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Apr 25th
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Santa Cruz News

Business

A Boon for Small Business

A Boon for Small Business

Opportunity Fund gains new support for microloans in Santa Cruz County

Small businesses, or those with fewer than 500 employees, provide 55 percent of the total jobs in the United States and more than two-thirds of the net job growth in the country, according to the United States Small Business Administration (SBA). With this in mind, the key to rebuilding the strength of Santa Cruz County’s economy may lie in the hands of entrepreneurs and small business owners.

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Town Hall

Supervisor John Leopold

Supervisor John Leopold

What have you heard from constituents of yours who—while not living in the City of Santa Cruz—are served by the city’s water department regarding the pause on plans for desalination and related water supply issues? What are you doing to make progress on the water supply problem for your district?

Many of the residents of the First District are interested in participating in the process for making long-term decisions about water use and supply in our area. Unfortunately, more than 30,000 First District residents served by the City of Santa Cruz Water District (one-third of all ratepayers) have little say in the choices that are being made.

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Environment

Rallying for the River

Rallying for the River

New alliance takes aim at making over the San Lorenzo River

Could the San Lorenzo River become a draw to Downtown Santa Cruz, offering opportunities for recreation, picnicking, and more? A quick look at the riverfront in its current condition certainly doesn’t inspire much confidence. In recent years, the San Lorenzo River has become a sore spot in the Santa Cruz community with a reputation for being dirty and crime-ridden. But a coalition of local community and environmental leaders and organizations wants to change that perception and remake the area into a riverfront we can all enjoy and be proud of.

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Environment

Out in the Cold

Out in the Cold

Local group works on providing the homeless with warm spaces on the coldest nights

When the cold snap hit in early December, resulting in the deaths of four homeless people in Santa Clara County, a group of concerned locals decided to take action to prevent a similar tragedy from occurring in Santa Cruz County.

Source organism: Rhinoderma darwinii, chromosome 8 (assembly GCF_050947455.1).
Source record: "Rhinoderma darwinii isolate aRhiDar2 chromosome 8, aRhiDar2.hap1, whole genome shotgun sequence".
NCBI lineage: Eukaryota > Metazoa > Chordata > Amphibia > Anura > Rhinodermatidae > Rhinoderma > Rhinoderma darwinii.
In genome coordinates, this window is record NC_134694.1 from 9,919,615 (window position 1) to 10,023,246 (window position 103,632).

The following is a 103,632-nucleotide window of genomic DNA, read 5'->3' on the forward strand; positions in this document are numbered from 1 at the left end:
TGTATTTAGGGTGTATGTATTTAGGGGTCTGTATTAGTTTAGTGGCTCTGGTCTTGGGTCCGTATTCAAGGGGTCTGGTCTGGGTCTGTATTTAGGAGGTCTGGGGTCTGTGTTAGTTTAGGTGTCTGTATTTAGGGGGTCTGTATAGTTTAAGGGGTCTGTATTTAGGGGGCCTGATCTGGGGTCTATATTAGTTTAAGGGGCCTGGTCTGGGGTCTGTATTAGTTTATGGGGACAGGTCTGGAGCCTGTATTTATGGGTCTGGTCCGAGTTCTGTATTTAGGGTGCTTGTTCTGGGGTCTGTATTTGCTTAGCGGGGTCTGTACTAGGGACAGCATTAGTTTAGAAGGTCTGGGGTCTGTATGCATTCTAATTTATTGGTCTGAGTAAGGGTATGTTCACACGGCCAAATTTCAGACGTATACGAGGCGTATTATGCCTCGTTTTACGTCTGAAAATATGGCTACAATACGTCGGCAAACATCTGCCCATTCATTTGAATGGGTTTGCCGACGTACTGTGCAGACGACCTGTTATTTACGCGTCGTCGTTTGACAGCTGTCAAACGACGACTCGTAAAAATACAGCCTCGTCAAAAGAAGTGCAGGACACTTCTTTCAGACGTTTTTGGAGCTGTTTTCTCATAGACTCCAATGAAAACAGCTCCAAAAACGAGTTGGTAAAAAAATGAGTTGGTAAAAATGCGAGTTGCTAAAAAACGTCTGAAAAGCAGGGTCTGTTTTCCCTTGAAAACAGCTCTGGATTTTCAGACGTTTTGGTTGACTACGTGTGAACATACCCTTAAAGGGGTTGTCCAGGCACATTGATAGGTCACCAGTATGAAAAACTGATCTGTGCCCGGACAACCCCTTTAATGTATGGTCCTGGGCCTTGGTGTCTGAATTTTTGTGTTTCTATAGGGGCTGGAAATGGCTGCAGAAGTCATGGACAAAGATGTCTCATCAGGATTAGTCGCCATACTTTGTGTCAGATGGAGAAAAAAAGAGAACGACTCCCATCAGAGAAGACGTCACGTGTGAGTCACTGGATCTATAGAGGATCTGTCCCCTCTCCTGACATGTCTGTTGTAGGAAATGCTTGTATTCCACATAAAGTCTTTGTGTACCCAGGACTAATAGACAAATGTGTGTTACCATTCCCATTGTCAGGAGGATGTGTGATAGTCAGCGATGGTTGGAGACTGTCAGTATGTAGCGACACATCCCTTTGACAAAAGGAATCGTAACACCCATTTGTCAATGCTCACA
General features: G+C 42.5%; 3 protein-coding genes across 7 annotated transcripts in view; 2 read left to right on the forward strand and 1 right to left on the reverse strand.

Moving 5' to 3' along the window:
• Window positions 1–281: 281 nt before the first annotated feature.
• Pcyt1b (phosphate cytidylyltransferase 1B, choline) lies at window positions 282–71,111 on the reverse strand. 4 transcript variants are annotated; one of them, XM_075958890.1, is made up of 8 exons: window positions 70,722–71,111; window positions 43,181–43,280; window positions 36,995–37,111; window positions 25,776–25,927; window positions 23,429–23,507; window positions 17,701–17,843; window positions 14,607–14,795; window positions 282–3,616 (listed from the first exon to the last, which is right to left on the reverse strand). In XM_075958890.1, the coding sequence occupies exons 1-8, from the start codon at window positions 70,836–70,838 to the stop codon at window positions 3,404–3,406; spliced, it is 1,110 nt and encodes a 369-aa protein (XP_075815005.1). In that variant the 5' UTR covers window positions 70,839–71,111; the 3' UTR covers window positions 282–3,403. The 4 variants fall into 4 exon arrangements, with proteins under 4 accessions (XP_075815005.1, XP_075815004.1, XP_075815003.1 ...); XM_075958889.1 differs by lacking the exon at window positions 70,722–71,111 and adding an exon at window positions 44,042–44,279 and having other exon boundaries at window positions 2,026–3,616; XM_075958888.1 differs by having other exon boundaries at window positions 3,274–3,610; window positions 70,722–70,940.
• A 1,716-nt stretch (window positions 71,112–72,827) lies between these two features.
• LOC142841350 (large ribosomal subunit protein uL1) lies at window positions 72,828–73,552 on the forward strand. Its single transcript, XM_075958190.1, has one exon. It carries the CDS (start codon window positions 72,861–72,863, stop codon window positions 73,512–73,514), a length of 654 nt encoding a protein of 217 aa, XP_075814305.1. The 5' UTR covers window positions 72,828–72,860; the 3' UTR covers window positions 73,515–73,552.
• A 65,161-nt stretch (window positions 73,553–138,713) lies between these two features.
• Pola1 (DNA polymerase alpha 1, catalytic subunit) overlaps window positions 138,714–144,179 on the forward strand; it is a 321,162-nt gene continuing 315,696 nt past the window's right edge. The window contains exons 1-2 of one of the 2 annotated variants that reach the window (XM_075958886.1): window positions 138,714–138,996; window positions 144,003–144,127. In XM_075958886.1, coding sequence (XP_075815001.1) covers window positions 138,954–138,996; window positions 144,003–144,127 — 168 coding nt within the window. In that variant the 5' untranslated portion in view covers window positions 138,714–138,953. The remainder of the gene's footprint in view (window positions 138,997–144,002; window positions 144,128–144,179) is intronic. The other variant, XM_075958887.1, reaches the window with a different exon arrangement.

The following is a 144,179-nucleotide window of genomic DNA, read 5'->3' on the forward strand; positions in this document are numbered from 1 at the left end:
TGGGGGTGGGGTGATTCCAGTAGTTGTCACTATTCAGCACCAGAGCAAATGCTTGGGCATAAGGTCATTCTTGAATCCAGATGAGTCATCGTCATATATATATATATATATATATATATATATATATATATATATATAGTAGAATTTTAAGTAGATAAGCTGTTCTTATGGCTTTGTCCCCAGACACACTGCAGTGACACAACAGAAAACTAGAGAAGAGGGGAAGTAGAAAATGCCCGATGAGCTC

“We thought it would be nice to have a set of known places where the homeless could go in extreme weather,” says Janie Yett, a lecturer at UC Santa Cruz.

With this in mind, longtime homeless advocate Brent Adams and a group of about 25 other Santa Cruz citizens, including Yett, organized the Residents for Coldest Nights Warming Centers, also known as The Warming Group. The group’s goal is to establish a series of “warming centers,” or spaces that become available to the unsheltered on nights when precipitation and extreme cold are predicted to occur.

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Town Hall

Town Hall with Rep. Sam Farr

Town Hall with Rep. Sam Farr

How could a new Medicare reform bill soon to be considered by the House affect Central Coast doctors? 

The new Medicare payment reform bill that is working its way through Congress could have a huge impact on the Central Coast. Right now, there is a formula that is used to determine how a doctor is paid for seeing Medicare patients. That formula is based on an old classification of either “rural” or “urban” for all of the counties in California. To give you an idea of how outdated this formula is, San Diego is still considered rural. Unfortunately, so are most of the counties on the Central Coast, including Santa Cruz.

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Environment

Promoting Global Synergy

Promoting Global Synergy

UC Santa Cruz hosts the first Right Livelihood College in North America

When David Shaw cofounded the Common Ground Center at UC Santa Cruz’s Kresge College with fellow UCSC faculty members in September 2012, their mission was twofold: to teach students how to combine theory and action to incite social, economic, and environmental change in the world, and also to show them that change comes easier when likeminded individuals, across generations, unite.

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Business

Turning the Corner

Turning the Corner

Healthy market initiative takes aim at rejuvenating corner stores

Rather than the potato chips, sodas and candy one might expect from a corner store, chopped vegetables, yogurts and plastic containers of fruit greet shoppers at Vicky’s Produce in Watsonville. Candy bars have been relegated to a case at the end of the front counter, and healthier snacks like dates and nuts are now positioned closer to the register. Meanwhile, bins chock-full of fresh lettuce, carrots, bananas and other produce flank the entrance.